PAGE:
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World Book Night in Manhattan!

world bookManhattan Public Library is excited to announce our participation in World Book Night 2014. World Book Night is a global celebration of books and community in honor of the literary contributions of William Shakespeare and Miguel de Cervantes, two of the most influential voices in Western literature. As part of this event, 25,000 reading enthusiasts/volunteers in the U.S. alone will hand out over 500,000 books help inspire, or re-inspire, passion for reading.

For our part, thanks to a generous grant from the World Book Night US organization, MPL will be receiving 200 free copies of Where’d You Go, Bernadette by Maria Semple and After the Funeral by Agatha Christie to hand out to the Manhattan community. Manhattan Public Library will also be giving out copies of Catcher in the Rye by J.D. Salinger and a variety of great children’s books.

From 6:00 to 9:00 p.m. on April 23rd, Manhattan Public Library staff will visit local hot spots to hang out free books and chat with people about reading, books, and libraries. Our destinations include City Park, Hibachi Hut, Varsity Donuts, Bluestem Bistro, and Little Apple Brewery. We’ll even be sending a crew of night owl librarians to stop by Local Love open mic night at Aggie Central Station!

To learn more about World Book Night, visit: To follow MPL on it’s odyssey across Manhattan, find on Facebook and Twitter for live updates of our itinerary.

Posted in: Adult Services, For Adults, library services, News

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Relax at Your Stress-free Library

John Pecoraro, Assistant Director, Manhattan Public Library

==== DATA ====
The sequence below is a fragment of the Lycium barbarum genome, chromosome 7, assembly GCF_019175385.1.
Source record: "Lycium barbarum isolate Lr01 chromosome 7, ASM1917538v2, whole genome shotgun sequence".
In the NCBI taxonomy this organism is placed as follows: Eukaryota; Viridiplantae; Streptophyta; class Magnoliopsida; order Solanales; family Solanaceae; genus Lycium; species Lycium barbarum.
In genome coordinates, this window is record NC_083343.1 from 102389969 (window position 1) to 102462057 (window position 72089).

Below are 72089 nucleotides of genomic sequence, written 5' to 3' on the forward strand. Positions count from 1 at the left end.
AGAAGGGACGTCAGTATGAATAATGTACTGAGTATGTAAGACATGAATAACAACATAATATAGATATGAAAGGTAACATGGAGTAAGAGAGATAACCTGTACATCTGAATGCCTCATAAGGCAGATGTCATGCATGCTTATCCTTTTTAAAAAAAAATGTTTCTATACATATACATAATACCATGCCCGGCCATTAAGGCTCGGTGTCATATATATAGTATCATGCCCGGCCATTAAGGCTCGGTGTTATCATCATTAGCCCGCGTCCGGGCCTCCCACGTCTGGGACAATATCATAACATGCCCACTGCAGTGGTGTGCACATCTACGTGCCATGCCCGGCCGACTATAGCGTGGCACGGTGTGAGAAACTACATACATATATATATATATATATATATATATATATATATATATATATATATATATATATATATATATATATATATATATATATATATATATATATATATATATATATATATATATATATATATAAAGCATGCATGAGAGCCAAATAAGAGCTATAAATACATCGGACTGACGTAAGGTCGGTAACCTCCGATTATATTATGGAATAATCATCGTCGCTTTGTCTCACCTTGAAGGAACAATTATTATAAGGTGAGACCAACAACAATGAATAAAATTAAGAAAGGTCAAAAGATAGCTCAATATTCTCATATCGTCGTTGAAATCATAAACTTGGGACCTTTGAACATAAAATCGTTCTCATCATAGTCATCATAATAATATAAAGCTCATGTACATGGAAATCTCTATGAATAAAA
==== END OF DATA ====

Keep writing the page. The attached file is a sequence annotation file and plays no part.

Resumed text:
Stress is everywhere in our lives. It seems that the world has grown smaller, time has grown shorter, we try to do more with less, and the stress piles up. What can we do about it? Techniques for relieving stress run the gamut from diet to yoga, from exercise to meditation. With income taxes due on April 15, it’s not surprising that April is Stress Awareness Month. Sponsored by The Health Resource Network (HRN), Stress Awareness Month is a national effort to inform people about the dangers of stress, successful coping strategies, and harmful misconceptions about stress that are prevalent in our society.

If you’re feeling the pinch of stress, check out some of the titles available at the public library.  “The Mayo Clinic Guide to Stress-free Living,” by Amit Sood, for example, is based on the Mayo Clinic’s popular stress management program. Dr. Sood explains that it is the human mind’s instinctive restlessness and shortsightedness that causes stress. He offers insight into skills that will help you reduce the stress in your life, such as practicing gratitude, compassion, acceptance, and nurturing relationships. Visit Dr. Sood’s website at (more…)

Posted in: Adult Services, Mercury Column, News

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Tech Tuesday next week: Introduction to the IPad

Want to learn more about how to use your IPad? Join us for one of our most popular Tech Tuesdays classes–Intro to the iPad!
This class will cover iPad basics, including the anatomy of your iPad, how to navigate around it, and how to use apps. Make sure to register–space is limited! Register online from the Events page, call 776-4741 x141 or stop by the Information Desk!

Posted in: Adult Services, For Adults, library services, News

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A Childhood in Africa

By Marcia Allen, Technical Services & Collections Manager

What seems to be a simple memoir of a youth spent in Africa is so much more.  Boyd Varty’s “Cathedral of the Wild” recounts some incredible tales of encounters with wild animals and a sometimes harsh environment, but that’s just the beginning of this beautiful book.  Readers willing to venture into this story have lots of surprises in store.

The story takes place in Londolozi Game Preserve in South Africa, in what the author’s ancestors envisioned in 1926 as a hunting compound.  Over the years, Varty’s parents and uncle restored a wetland and brought back populations of elephants, Cape buffalo, leopards, etc., thus creating a very successful game preserve.  Varty and his younger sister, Bron, grew up amidst splendid wildlife populations, but they also learned a healthy respect for the ever-present dangers that wildlife can pose.  The book, for example, opens with a horrifying encounter that he and his father shared with a deadly black mamba. (more…)

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